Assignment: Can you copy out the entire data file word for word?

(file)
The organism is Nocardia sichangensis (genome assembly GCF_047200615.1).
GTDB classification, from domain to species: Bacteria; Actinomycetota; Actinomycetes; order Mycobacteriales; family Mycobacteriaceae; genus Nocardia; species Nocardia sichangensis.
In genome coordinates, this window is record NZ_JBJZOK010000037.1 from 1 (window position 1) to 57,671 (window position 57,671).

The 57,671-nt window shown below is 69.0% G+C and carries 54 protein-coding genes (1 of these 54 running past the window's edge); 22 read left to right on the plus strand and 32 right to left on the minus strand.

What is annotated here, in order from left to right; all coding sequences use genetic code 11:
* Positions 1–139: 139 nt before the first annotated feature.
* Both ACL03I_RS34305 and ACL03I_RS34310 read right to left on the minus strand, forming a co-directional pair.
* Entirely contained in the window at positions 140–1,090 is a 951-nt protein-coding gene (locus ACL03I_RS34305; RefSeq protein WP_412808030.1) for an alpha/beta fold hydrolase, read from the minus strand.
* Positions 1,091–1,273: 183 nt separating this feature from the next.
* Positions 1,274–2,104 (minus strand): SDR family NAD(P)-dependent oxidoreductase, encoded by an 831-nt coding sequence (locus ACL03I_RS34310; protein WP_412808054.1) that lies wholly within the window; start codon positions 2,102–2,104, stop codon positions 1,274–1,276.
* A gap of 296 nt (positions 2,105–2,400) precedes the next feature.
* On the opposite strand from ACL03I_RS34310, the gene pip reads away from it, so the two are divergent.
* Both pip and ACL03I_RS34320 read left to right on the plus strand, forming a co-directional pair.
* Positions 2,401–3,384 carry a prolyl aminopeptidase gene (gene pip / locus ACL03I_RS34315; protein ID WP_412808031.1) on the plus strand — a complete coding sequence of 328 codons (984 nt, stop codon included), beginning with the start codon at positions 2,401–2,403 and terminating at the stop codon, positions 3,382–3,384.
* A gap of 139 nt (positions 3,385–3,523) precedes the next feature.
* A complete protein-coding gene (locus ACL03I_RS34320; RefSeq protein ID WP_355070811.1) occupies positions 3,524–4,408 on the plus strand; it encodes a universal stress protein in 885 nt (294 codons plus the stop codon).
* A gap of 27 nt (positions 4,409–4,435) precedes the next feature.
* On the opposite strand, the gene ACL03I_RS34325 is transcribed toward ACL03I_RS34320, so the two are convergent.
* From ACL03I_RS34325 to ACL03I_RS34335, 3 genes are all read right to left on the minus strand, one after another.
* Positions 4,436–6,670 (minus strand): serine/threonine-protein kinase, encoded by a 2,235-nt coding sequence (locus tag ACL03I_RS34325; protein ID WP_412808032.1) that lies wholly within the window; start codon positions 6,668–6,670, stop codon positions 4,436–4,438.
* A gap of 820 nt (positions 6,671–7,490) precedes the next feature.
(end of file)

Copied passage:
The organism is Nocardia sichangensis (genome assembly GCF_047200615.1).
GTDB classification, from domain to species: Bacteria; Actinomycetota; Actinomycetes; order Mycobacteriales; family Mycobacteriaceae; genus Nocardia; species Nocardia sichangensis.
In genome coordinates, this window is record NZ_JBJZOK010000037.1 from 1 (window position 1) to 57,671 (window position 57,671).

The 57,671-nt window shown below is 69.0% G+C and carries 54 protein-coding genes (1 of these 54 running past the window's edge); 22 read left to right on the plus strand and 32 right to left on the minus strand.

What is annotated here, in order from left to right; all coding sequences use genetic code 11:
* Positions 1–139: 139 nt before the first annotated feature.
* Both ACL03I_RS34305 and ACL03I_RS34310 read right to left on the minus strand, forming a co-directional pair.
* Entirely contained in the window at positions 140–1,090 is a 951-nt protein-coding gene (locus ACL03I_RS34305; RefSeq protein WP_412808030.1) for an alpha/beta fold hydrolase, read from the minus strand.
* Positions 1,091–1,273: 183 nt separating this feature from the next.
* Positions 1,274–2,104 (minus strand): SDR family NAD(P)-dependent oxidoreductase, encoded by an 831-nt coding sequence (locus ACL03I_RS34310; protein WP_412808054.1) that lies wholly within the window; start codon positions 2,102–2,104, stop codon positions 1,274–1,276.
* A gap of 296 nt (positions 2,105–2,400) precedes the next feature.
* On the opposite strand from ACL03I_RS34310, the gene pip reads away from it, so the two are divergent.
* Both pip and ACL03I_RS34320 read left to right on the plus strand, forming a co-directional pair.
* Positions 2,401–3,384 carry a prolyl aminopeptidase gene (gene pip / locus ACL03I_RS34315; protein ID WP_412808031.1) on the plus strand — a complete coding sequence of 328 codons (984 nt, stop codon included), beginning with the start codon at positions 2,401–2,403 and terminating at the stop codon, positions 3,382–3,384.
* A gap of 139 nt (positions 3,385–3,523) precedes the next feature.
* A complete protein-coding gene (locus ACL03I_RS34320; RefSeq protein ID WP_355070811.1) occupies positions 3,524–4,408 on the plus strand; it encodes a universal stress protein in 885 nt (294 codons plus the stop codon).
* A gap of 27 nt (positions 4,409–4,435) precedes the next feature.
* On the opposite strand, the gene ACL03I_RS34325 is transcribed toward ACL03I_RS34320, so the two are convergent.
* From ACL03I_RS34325 to ACL03I_RS34335, 3 genes are all read right to left on the minus strand, one after another.
* Positions 4,436–6,670 (minus strand): serine/threonine-protein kinase, encoded by a 2,235-nt coding sequence (locus tag ACL03I_RS34325; protein ID WP_412808032.1) that lies wholly within the window; start codon positions 6,668–6,670, stop codon positions 4,436–4,438.
* A gap of 820 nt (positions 6,671–7,490) precedes the next feature.